Metaprogramming Make II — Recursive Expansion

Metaprogramming is the ability of a program generate other programs, or even modify itself while running. This is the second in a series of posts exploring how to use metaprogramming in GNU make makefiles, discussing recursive expansion.

Recursive Expansion

In the first post in this series, we introduced the concepts of evaluation and expansion. From the standpoint of metaprogramming the most interesting thing about expansion is that it can be recursive. This means that after a macro is expanded, the result of the expansion is checked to see if it can be further expanded. Only once no more expansion is possible is the final value available for evaluation.

Take this example makefile:

FOO = foo
BAR = bar $(FOO)
BAZ = baz $(BAR)
$(info "BAZ is '$(BAZ)'")

Because we’re using standard make assignment (=), the right-hand-sides of the first three lines are not expanded before evaluation and the macros FOO, BAR, and BAZ are set to the unexpanded values that appear after the assignment operator.

When make reaches the fourth line it needs to be expanded before it can be evaluated. Make sees that there’s a dollar sign followed by open parenthesis so it knows that the macro reference up to the matching close parenthesis must be expanded. This macro reference turns out to be an invocation of the info function, and the string being passed to the function must be expanded.

Within the string is '$(BAZ)' which contains a dollar sign/open parenthesis, so that needs to be expanded as well. The expansion of '$(BAZ)' will be 'baz $(BAR)'. The macro BAR will be expanded to bar $(FOO) (yielding 'baz bar $(FOO)'), and then the macro FOO will be expanded to foo, so the final result of expanding '$(BAZ)' is 'baz bar foo'.

Thus the string after expansion is “BAZ is ‘baz bar foo'”, and this (including the quotes) is what will be printed by the info function.

It’s important to realize that when make expands a string it replaces a macro reference (introduced by a dollar sign) wherever it appears. The dollar sign doesn’t need to be the first character in a string, or even the first character in a word in the string.

Avoiding Expansion

Sometimes, you don’t want things to be expanded even if they contain a dollar sign and they appear in a location where make would expand them. There are a few options available to you to avoid expansion.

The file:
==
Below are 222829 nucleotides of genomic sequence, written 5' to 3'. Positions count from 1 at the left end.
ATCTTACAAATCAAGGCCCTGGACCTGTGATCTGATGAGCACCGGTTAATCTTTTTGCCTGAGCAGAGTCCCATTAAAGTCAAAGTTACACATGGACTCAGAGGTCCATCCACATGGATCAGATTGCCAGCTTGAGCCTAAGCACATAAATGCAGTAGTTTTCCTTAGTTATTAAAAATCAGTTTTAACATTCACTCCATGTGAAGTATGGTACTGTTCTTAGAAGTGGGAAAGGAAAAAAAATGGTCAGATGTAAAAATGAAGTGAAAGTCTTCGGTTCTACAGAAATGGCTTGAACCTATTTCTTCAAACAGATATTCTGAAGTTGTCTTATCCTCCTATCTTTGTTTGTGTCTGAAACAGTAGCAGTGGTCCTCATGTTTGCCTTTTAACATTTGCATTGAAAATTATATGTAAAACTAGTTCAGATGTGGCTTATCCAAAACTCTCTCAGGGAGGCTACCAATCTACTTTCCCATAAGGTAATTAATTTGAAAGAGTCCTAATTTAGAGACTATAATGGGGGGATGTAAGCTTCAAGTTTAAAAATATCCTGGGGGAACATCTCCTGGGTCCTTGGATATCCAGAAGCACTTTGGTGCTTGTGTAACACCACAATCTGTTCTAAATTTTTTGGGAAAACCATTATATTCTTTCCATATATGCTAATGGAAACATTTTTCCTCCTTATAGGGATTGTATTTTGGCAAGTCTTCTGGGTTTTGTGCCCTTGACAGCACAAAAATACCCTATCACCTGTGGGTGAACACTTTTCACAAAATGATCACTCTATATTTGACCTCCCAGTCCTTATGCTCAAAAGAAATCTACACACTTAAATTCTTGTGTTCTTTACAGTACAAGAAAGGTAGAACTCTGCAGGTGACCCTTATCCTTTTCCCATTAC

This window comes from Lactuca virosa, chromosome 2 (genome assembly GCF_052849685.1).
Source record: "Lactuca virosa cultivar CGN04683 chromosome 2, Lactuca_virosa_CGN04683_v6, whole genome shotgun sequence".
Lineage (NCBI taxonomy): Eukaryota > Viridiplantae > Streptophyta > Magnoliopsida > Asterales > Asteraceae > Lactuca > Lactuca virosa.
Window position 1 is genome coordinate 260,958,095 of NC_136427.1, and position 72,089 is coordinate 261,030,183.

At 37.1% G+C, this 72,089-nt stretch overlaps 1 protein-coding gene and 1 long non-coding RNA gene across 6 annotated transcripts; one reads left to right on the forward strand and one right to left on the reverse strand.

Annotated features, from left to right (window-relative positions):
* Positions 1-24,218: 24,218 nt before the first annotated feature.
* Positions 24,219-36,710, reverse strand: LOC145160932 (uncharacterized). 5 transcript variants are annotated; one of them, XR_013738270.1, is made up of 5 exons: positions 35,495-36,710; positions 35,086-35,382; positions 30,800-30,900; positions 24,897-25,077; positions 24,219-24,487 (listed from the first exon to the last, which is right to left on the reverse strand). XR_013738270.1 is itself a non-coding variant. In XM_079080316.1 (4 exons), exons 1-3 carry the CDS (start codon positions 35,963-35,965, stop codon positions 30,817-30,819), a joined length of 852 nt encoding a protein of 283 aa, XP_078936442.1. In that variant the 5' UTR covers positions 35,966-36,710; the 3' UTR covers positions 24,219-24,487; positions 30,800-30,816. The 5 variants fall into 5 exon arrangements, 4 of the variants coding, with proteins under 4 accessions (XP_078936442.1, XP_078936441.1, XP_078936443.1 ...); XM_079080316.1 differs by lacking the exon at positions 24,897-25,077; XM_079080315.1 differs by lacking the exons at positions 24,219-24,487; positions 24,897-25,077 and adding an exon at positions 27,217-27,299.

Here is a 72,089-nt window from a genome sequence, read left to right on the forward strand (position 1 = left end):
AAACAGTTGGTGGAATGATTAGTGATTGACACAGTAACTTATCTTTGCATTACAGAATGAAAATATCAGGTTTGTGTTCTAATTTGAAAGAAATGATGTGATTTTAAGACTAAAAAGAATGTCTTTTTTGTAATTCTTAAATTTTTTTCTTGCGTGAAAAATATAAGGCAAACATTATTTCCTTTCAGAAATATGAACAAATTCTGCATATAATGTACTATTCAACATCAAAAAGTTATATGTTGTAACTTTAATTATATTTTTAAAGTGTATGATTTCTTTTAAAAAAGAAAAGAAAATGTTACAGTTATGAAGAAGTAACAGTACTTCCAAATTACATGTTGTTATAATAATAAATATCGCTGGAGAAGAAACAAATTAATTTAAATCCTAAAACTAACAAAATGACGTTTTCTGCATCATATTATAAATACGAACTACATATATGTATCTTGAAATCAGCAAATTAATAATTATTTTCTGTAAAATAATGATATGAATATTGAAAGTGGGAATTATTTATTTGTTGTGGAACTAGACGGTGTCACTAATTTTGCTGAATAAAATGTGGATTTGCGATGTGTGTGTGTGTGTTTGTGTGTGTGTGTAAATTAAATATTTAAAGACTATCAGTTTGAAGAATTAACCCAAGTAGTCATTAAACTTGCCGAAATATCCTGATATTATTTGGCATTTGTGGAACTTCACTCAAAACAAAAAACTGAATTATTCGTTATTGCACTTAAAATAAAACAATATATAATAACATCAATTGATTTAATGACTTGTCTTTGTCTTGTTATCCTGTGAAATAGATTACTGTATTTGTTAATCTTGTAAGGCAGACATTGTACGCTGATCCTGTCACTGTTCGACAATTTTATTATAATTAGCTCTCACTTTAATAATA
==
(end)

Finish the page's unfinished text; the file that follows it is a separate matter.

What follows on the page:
The first, and most common, option is to double the dollar signs: this is known as escaping the dollar sign. When make sees a string like $$X, instead of considering this a macro reference to X which must be expanded, make “expands” this by removing one of the dollar signs and moving on. Thus the expansion of $$X is the literal string $X. Similarly, the expansion of $$(FOO) is the literal string $(FOO), not the expansion of the macro FOO.

The second, less commonly used option is the value function. This function takes the name of a variable, and it expands to the unexpanded value of that variable. One interesting thing about this is that the argument to the value function is expanded first, and the result of that is treated as the name of the variable whose value we get.

An example may help: given this makefile (note how the double-dollar signs are used to avoid expanding values in the output statement):

f = booh
FOO = $foo
BAR = FOO

$(info 1. FOO is '$(FOO)')
$(info 2. BAR is '$(BAR)')
$(info 3. $$(value FOO) is '$(value FOO)')
$(info 4. $$(value BAR) is '$(value BAR)')
$(info 5. $$(value $$(BAR)) is '$(value $(BAR))')

the resulting output will be:

1. FOO is 'boohoo'
2. BAR is 'FOO'
3. $(value FOO) is '$foo'
4. $(value BAR) is 'FOO'
5. $(value $(BAR)) is '$foo'

Note that in the last line, $(BAR) is expanded to FOO, which is then treated as the name of the variable to take the value of.

Although it seems like this would be very handy, in reality it ends up not being that useful because it’s an “all or nothing” operation. Most of the time what you really want is some parts of a value to be expanded and other parts to not be expanded. The double-dollar sign allows you to choose exactly what to expand, providing that flexibility.

Next …

Now that we’ve covered expansion in detail, it’s time to examine our first metaprogramming technique: constructed macro names.

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